Seeking Alpha
We cover over 5K calls/quarter
Profile| Send Message|
( followers)

GW Pharmaceuticals PLC (NASDAQ:GWPH)

F3Q 2013 Results Earnings Call

August 5, 2013 8:00 AM ET

Executives

Steve Schultz - Head, Investor Relations

Justin Gover - Chief Executive Officer

Stephen Wright - Director, Research & Development

Adam George - Chief Financial Officer

Chris Tovey - Chief Operating Officer

Analysts

Phil Nadeau - Cowen and Company

Josh Schimmer - Lazard Capital Markets

Bert Hazlett - ROTH Capital Partners

Mike Aitkenhead - Edison

Ritu Baral - Canaccord Genuity

Operator

Greetings. Welcome to the GW Pharmaceuticals Third Quarter 2013 Financial Results Conference Call. At this time, all participants are in a listen-only mode. A brief question-and-answer session will follow the formal presentation. (Operator Instructions)

As a reminder, this conference is being recorded. It is now my pleasure to introduce your host, Steve Schultz, Investor Relations for GW Pharmaceuticals. Thank you, Mr. Schultz. You may begin.

Steve Schultz

Thank you, Operator. Good morning and good afternoon to everyone. Welcome to GW Pharmaceuticals third quarter 2013 results conference call. Again, my name is Steve Schultz and I’m the Head of Investor Relations for GW, and I’m based in United States.

We hope you’ve had a chance to review our press release and our 6-K filing, both of which were issued earlier today. These documents provide additional details on the company’s third quarter financial and operating results.

Leading the call today will be Justin Gover, GW’s Chief Executive Officer, who will provide a corporate update. Dr. Stephen Wright, GW’s Director of Research & Development, will then provide an update focusing on the new clinical data release today, as well as an update on our pipeline. Adam George, GW’s Chief Financial Officer will then provide an overview of the financial highlights from the third quarter. Following closing remarks, we will then open the lines to answer some questions. Also joining us on the call today is Chris Tovey, our Chief Operating Officer.

As a reminder, during today’s call we will be making certain forward-looking statements. These statements reflect GW’s current expectations regarding future events, including but not limited to statements regarding financial performance, clinical and regulatory activities, including the regulatory clearance of our products, the timing of product launches, and statements related to market acceptance and commercial potential.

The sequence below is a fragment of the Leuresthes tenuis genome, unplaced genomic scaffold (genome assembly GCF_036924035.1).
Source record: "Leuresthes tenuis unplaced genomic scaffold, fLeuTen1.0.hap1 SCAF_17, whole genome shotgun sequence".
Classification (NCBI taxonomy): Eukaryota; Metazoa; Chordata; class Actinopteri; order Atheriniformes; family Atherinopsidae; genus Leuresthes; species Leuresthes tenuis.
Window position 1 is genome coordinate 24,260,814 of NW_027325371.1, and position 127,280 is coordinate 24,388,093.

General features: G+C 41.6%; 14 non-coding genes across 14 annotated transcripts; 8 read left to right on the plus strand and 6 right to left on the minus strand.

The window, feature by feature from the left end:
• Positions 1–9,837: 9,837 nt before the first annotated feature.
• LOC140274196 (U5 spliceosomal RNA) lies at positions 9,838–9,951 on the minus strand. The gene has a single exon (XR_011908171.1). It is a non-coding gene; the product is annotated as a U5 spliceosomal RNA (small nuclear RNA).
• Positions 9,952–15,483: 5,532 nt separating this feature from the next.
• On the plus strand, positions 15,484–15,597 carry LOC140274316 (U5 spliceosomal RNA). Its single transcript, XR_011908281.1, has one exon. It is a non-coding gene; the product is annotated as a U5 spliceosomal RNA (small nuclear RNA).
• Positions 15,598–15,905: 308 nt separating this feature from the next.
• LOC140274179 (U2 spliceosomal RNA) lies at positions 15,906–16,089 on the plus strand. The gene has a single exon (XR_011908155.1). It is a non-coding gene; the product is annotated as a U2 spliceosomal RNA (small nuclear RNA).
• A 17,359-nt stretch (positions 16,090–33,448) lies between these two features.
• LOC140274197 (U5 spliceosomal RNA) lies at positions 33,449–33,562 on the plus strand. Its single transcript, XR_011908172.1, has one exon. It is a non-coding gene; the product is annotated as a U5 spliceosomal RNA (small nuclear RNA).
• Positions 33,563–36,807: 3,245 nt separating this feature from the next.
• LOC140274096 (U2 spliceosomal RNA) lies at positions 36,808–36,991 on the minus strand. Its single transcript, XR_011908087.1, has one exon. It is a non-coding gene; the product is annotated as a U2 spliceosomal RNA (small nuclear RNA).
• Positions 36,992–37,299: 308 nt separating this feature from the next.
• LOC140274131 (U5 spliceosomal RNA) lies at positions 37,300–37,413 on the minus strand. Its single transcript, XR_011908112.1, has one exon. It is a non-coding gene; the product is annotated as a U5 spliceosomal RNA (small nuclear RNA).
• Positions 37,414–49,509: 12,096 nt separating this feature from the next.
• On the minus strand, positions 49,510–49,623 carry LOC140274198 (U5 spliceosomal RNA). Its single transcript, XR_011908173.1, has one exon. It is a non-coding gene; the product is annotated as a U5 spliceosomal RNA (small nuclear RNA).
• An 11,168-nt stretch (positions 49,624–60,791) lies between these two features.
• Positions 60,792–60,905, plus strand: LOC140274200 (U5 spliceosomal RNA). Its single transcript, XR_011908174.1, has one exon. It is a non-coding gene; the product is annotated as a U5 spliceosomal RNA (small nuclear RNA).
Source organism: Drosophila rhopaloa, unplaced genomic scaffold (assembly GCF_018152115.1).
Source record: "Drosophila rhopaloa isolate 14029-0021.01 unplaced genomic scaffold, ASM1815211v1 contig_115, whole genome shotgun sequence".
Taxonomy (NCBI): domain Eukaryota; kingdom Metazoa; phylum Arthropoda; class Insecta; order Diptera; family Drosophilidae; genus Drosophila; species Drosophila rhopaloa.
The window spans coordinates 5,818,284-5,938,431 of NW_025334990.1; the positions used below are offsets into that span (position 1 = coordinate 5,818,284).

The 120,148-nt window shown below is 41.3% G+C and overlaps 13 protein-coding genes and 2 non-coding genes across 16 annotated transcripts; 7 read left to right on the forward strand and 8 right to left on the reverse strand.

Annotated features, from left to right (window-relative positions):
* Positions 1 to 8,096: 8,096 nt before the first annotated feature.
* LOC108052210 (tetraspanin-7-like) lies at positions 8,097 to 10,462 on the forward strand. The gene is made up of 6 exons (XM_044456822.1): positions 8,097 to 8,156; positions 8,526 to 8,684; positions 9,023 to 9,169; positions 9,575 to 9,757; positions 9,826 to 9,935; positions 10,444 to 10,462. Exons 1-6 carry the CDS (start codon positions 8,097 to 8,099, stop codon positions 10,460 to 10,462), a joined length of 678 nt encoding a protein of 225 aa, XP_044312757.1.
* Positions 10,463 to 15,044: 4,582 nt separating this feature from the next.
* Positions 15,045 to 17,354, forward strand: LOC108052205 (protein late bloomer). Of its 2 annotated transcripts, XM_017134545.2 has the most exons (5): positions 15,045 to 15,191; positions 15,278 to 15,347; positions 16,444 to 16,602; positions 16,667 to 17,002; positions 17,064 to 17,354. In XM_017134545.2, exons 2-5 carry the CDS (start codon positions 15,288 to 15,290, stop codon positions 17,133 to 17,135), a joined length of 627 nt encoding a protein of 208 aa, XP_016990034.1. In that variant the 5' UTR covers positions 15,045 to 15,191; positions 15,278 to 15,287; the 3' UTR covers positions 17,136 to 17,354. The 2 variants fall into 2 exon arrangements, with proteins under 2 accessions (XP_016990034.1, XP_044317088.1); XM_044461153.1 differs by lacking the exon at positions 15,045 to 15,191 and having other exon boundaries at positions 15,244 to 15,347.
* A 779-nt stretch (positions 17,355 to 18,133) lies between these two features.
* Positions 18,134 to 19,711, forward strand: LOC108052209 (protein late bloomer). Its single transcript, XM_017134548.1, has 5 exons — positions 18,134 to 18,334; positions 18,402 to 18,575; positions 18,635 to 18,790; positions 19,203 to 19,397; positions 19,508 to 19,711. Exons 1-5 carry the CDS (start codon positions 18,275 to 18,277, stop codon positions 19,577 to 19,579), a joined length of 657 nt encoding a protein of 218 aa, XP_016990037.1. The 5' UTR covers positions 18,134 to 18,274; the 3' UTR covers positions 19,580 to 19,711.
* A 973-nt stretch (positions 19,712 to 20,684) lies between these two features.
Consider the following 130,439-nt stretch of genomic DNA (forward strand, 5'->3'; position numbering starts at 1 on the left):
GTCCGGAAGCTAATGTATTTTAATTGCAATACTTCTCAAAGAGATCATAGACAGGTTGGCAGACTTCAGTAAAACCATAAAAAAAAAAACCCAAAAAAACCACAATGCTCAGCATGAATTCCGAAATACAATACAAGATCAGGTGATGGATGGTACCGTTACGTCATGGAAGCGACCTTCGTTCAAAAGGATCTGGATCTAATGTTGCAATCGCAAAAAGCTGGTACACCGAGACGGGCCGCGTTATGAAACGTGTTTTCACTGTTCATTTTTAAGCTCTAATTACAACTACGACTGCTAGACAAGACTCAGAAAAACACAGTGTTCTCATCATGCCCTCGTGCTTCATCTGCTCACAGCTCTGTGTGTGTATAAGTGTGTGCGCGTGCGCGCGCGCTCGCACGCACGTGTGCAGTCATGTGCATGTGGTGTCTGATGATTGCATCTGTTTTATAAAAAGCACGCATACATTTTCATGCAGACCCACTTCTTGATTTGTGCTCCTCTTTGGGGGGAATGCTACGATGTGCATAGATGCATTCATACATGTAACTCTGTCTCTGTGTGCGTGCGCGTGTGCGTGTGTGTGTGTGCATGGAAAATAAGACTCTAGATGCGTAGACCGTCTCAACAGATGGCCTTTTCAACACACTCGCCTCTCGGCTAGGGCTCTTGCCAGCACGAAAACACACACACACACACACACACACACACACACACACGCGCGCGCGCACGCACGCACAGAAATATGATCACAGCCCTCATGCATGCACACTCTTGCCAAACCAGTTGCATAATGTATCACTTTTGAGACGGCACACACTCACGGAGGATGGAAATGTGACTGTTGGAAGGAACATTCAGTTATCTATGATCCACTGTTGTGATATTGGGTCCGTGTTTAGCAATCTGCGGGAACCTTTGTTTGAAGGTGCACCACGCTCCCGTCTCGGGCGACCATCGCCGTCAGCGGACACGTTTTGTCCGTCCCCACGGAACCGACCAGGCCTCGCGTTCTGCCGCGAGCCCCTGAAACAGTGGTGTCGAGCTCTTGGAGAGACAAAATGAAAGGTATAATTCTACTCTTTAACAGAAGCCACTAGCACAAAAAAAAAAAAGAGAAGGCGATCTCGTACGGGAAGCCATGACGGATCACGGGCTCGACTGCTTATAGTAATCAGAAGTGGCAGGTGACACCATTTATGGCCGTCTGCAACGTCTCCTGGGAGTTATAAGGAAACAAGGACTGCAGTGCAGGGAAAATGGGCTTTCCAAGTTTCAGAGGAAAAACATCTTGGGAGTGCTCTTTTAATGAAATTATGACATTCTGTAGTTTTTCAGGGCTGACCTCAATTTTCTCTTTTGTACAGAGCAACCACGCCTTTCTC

Forward-looking statements involve risk and uncertainties, and actual events could differ materially from those projected herein. A list and description of risks, uncertainties and other risks associated with an investment in GW can be found in GW Pharmaceuticals filings with the U.S. Securities and Exchange Commission.

Prospective investors are caution not to place undue reliance on these forward-looking statements which speak only as to the date hereof.

I’ll now turn the call over to Justin Gover, GW’s Chief Executive Officer.

Justin Gover

Thank you, Steve, and thank you to everyone for joining us on the call today. As I indicated on our last call at the time of our Q2 and half year results, by yearly presentation of results, this is standard frequency for U.K. listed companies and has been our history practice.

However, in view of our recent NASDAQ listing we have elected to provide quarterly update from now on to conform with U.S. market practice, as such this is the first time that GW has reported results for fiscal third quarter.

GW has continued to make substantial progress in the third quarter, advancing key objectives in a number of areas, including the completion in May of our IPO on NASDAQ, raising $30.4 million, the continued progress in recruitment of our two Sativex pivotal Phase 3 cancer pain trials, representing our lead U.S. indication, the filing with FDA of a Phase 3 IND for Sativex as a treatment for MS spasticity, continued commercial progress in Europe for Sativex including launch in Italy, positive topline results announcing the separate release today from the 12-month study of Sativex in MS spasticity, and the addition of two new patent allowances in the U.S. protecting Sativex.